The Blend
Michael Creedon Combines Film And Digital

The Blend

Photos © 2002, Michael Creedon, All Rights Reserved

Why do it? Why join the technologies, film and digital, and go to work in the digital darkroom by scanning your 4x5 negatives into your computer?

Because you can. And because it's fun to experiment and to discover that even great images can be made better, can be adjusted and improved. And the final print can be an even greater achievement.

"The difference," says Michael Creedon, "is the ability to choose a variety of papers to print on. With digital, I've come to appreciate the textures of paper. Silver printing is just that--semigloss or matte paper and that was it; digital at the very least gives you a wider choice of paper and thus wider choice in the look of the print, both color and black and white. There's a visual tactility in the way the inks and the paper form the image."

Michael is, in a way, also a blend: fine-art photographer, digital imaging consultant, and photography teacher. The fine-art photography came first: he was an assistant instructor at the Friends of Photography workshops in Carmel, California, when Ansel Adams and Paul Caponigro were on the premises. Michael became involved in digital imaging in the mid-1990s and now consults at colleges, photographic conventions, and private workshops. He is also on the faculty of the San Francisco Art Institute, where he teaches both film-based and digital imaging techniques.

What Michael does isn't alchemy; it's refinement and control. He starts with a level of excellence--images with texture, tonality, and subtlety. "And then I can clean up the 4x5 negatives, do some digital dodging and burning, adjust the curves and levels and then print them out on digital printers."

Tools And Materials
The black and white images you see here, which were taken with an Ikeda 4x5 camera on Ilford FP4 film, are just part of the story; Michael is just as experienced and skilled with color.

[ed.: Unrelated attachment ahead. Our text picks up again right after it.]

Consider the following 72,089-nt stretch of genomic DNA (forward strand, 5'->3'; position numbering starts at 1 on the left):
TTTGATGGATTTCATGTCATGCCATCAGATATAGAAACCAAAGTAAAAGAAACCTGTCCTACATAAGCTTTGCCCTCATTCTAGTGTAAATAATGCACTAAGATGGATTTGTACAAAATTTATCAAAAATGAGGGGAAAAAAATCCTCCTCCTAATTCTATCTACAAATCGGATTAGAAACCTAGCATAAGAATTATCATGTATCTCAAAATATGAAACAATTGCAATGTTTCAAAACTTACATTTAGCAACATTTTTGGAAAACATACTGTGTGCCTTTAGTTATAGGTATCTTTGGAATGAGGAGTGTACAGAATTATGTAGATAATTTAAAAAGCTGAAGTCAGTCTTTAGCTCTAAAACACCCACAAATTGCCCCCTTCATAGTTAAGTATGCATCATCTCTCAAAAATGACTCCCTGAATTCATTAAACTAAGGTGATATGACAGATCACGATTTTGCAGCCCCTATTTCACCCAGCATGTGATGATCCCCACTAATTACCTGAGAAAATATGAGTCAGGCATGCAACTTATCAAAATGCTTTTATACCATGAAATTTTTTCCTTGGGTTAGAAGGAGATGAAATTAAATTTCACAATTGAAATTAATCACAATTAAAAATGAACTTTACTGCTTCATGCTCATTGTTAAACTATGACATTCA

His negatives are scanned on an Epson 1640 flat-bed scanner. For his color printing, he uses a number of Epson Stylus Pro printers at home and at the Art Institute, including the 9600, 9000, 7600, and the Stylus Color 3000 and 1160. For black and white, his prints are made with the 3000 and 1160. Lately, he's been using Hahnemuhle fine-art papers for his prints.

Michael encourages the blending of the two technologies, but cautions that the digital darkroom is a different game than the traditional processing environment. Perhaps the most important key to success and satisfaction is consistency, and that means calibrating all the elements so they perceive the same things. It's the digital equivalent of the traditional darkroom's control of time, temperature, paper, and chemicals. Scanner, monitor, and printer must be calibrated so that what you see on the screen is what you get when you hold the print in your hands. Like everything in photography, it's a discipline, Michael says--but one well worth the effort.
--Barry Tanenbaum

For More Information
For details of his techniques, you can contact Michael directly via an e-mail to You're invited to visit his web site at

Information about courses offered by the San Francisco Art Institute can be found at

Books that detail the film-digital blend and provide all-important calibration information include Real World Color Management by Bruce Frazier, and two volumes by this magazine's editor, George Schaub: The Digital Darkroom: Black and White Techniques Using Photoshop and Digital Photo-Lab: Advanced Black-and-White Techniques Using Photoshop. All are available through